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Lora Ellis asks what is culture? Why is it important? And how do you measure it in sourcing your TMC?


Here at FESTIVE ROAD, we advocate that a strong, flourishing partnership should be based on a balance between 3 critical components:

  • Culture – aligned company values, strategy, engagement model and ways of working
  • Capability  the service capabilities of the appointed TMC to meet the demand needs of the client
  • Commercials – a contract and commercial structure that drives value for both parties

As you’re probably aware, we are big proponents of cultural alignment within a partnership here at FESTIVE ROAD.  We believe in this so much that we lead with Culture in our sourcing engagements.  It seems we’re not alone.  Our recent TMC Sourcing Research showed that 70% of buyers want to know more about their suppliers’ culture & values and 90% want to hear more from specialists vs. senior executives. But…culture can be a bit elusive, so what IS culture?  Why is it important? And, importantly, how do you measure it in sourcing?

Culture is essentially the “personality” of the company: behaviors, beliefs, values.  It involves many different components that can impact the partnership, however I’ve outlined a few here: 

  • Mission & Vision – a company’s formal statement is a minimum expectation, but do their people actually “live and breathe” it? What are their goals and priorities? Where are they investing?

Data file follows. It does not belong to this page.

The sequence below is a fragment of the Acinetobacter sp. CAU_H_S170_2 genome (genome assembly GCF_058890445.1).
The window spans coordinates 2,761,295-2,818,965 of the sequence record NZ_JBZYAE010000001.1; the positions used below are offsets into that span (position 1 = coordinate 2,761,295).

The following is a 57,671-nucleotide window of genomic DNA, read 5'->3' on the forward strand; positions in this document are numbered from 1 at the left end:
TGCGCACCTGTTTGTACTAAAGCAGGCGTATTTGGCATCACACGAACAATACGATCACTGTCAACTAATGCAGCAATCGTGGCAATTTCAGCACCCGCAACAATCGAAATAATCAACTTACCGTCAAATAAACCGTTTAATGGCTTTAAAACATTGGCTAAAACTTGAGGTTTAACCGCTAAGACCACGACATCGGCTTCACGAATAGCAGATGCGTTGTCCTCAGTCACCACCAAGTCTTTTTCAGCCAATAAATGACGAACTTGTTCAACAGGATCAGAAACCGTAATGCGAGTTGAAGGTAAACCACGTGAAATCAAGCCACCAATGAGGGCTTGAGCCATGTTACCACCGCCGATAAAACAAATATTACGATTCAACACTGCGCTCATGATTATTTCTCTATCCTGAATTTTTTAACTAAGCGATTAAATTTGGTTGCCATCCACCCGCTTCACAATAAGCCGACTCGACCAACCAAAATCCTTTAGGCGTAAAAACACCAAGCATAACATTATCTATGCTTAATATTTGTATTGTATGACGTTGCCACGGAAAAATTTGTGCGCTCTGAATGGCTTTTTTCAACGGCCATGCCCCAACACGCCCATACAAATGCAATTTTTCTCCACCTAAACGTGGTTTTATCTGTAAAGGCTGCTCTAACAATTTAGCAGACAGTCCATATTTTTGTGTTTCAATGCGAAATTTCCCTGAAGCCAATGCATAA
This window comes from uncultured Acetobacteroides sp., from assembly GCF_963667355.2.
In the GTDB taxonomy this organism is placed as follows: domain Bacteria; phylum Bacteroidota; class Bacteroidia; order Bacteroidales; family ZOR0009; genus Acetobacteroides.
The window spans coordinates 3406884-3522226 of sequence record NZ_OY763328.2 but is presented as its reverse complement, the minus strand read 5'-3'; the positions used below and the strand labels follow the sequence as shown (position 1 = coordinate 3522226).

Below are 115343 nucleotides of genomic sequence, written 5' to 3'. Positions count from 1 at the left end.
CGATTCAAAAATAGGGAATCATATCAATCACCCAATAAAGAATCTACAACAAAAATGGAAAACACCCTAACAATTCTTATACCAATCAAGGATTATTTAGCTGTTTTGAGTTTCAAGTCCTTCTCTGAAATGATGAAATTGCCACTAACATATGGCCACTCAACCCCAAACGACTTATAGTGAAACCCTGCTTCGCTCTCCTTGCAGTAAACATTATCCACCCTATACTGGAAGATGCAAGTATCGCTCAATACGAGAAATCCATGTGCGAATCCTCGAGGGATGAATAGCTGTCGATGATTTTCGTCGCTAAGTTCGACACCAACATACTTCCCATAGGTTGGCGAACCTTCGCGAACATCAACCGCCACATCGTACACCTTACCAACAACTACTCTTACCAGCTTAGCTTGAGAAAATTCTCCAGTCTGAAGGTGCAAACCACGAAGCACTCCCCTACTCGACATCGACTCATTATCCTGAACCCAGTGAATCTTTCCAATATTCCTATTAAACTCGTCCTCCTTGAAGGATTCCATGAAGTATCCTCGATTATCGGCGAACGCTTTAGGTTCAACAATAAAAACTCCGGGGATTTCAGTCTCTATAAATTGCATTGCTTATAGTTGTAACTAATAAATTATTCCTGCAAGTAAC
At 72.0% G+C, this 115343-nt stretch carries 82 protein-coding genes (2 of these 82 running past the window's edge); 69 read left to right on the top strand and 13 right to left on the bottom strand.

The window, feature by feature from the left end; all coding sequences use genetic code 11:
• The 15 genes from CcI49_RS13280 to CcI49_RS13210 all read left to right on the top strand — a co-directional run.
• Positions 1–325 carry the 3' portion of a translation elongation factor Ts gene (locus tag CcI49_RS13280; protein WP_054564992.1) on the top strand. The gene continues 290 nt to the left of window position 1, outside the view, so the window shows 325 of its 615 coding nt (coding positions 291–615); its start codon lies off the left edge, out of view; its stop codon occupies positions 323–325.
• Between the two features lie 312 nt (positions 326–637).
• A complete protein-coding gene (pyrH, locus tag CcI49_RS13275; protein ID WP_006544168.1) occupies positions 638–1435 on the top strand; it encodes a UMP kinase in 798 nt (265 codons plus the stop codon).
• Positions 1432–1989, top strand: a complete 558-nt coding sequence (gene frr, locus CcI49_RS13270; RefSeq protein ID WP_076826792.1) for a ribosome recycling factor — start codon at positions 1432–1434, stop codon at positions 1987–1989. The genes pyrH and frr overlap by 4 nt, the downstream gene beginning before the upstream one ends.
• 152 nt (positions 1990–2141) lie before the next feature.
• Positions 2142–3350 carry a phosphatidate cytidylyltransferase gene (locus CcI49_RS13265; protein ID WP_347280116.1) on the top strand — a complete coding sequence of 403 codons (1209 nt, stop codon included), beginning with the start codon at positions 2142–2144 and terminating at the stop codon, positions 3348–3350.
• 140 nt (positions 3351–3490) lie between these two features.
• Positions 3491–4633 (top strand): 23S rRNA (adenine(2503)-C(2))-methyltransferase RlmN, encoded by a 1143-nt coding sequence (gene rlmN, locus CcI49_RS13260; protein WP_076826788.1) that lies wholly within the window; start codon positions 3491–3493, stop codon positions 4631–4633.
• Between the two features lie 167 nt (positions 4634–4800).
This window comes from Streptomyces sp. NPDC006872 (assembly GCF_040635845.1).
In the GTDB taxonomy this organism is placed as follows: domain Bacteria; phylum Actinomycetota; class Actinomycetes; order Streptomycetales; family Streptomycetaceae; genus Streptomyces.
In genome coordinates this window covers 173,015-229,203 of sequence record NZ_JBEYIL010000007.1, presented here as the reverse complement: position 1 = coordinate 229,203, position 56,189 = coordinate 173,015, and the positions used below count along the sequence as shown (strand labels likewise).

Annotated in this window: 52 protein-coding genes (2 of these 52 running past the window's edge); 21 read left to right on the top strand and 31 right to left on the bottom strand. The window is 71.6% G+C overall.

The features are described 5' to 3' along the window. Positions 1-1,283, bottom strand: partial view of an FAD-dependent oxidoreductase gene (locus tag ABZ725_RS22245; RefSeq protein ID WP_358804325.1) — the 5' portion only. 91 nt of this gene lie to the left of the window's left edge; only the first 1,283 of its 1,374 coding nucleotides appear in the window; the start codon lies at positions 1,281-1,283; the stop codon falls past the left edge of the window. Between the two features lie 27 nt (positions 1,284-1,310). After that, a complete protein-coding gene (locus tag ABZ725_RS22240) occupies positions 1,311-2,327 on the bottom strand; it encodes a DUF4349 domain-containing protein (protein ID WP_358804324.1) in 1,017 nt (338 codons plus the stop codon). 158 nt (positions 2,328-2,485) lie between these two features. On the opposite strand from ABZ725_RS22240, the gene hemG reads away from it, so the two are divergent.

• Leadership & Governance – an org chart and level of escalation document is a great start, but how are decisions made within the company? How empowered are their people?
  • Communication & Engagement – the marketing description of their products and services is essential, but are they listening to your requirements and incorporating those into the solution they are building for you? Are they bringing the right experts to the table to truly understand your needs and translating those into a future roadmap?

While we typically start off with cultural alignment during sourcing engagements (mission / vision / company strategy / investment priorities), we actually measure it throughout the entire process.  In every interaction with the supplier, the following components are evaluated:

  • How are the supplier teams interacting with each other?
  • Did they bring the right people to the meeting?
  • Were they able to effectively address challenging questions / situations?
  • Were decisions made during the call or were there many follow up items for them to check prior to making a commitment?
  • Do they understand your need and are they bringing a solution to solve the need?


We often joke that sourcing is like dating.  The initial phase is about a personality (culture) match.  Do you actually enjoy being with them and do you want to spend more time with them?  Are your goals and values compatible?  

Only then do you take a step deeper (capabilities) … do they understand you and do you understand them? Will the partnership push each of you toward your goals? Do their skill sets complement yours? Does their technical proposition meet the needs of your programme?  

And then the final step (commercials) is the contractual agreement to all that has come previously within the process and the price associated with it that will drive value for both parties, i.e., the “prenup” before walking down the aisle!  

Sourcing and appointing a TMC partner is one of the most critical activities that a travel manager will conduct.  And Culture is now more important than ever. As business travel volumes start to grow to whatever the new normal will be, TMCs are rebuilding their operations and there will be lots of new staff entering the cultural workplace.  

So, it’s vitally important to have a methodology to be confident that your partner has a well-defined, representative and engaging culture.  Because making sure that you’ve found ‘the one’ is the first step to a blossoming relationship!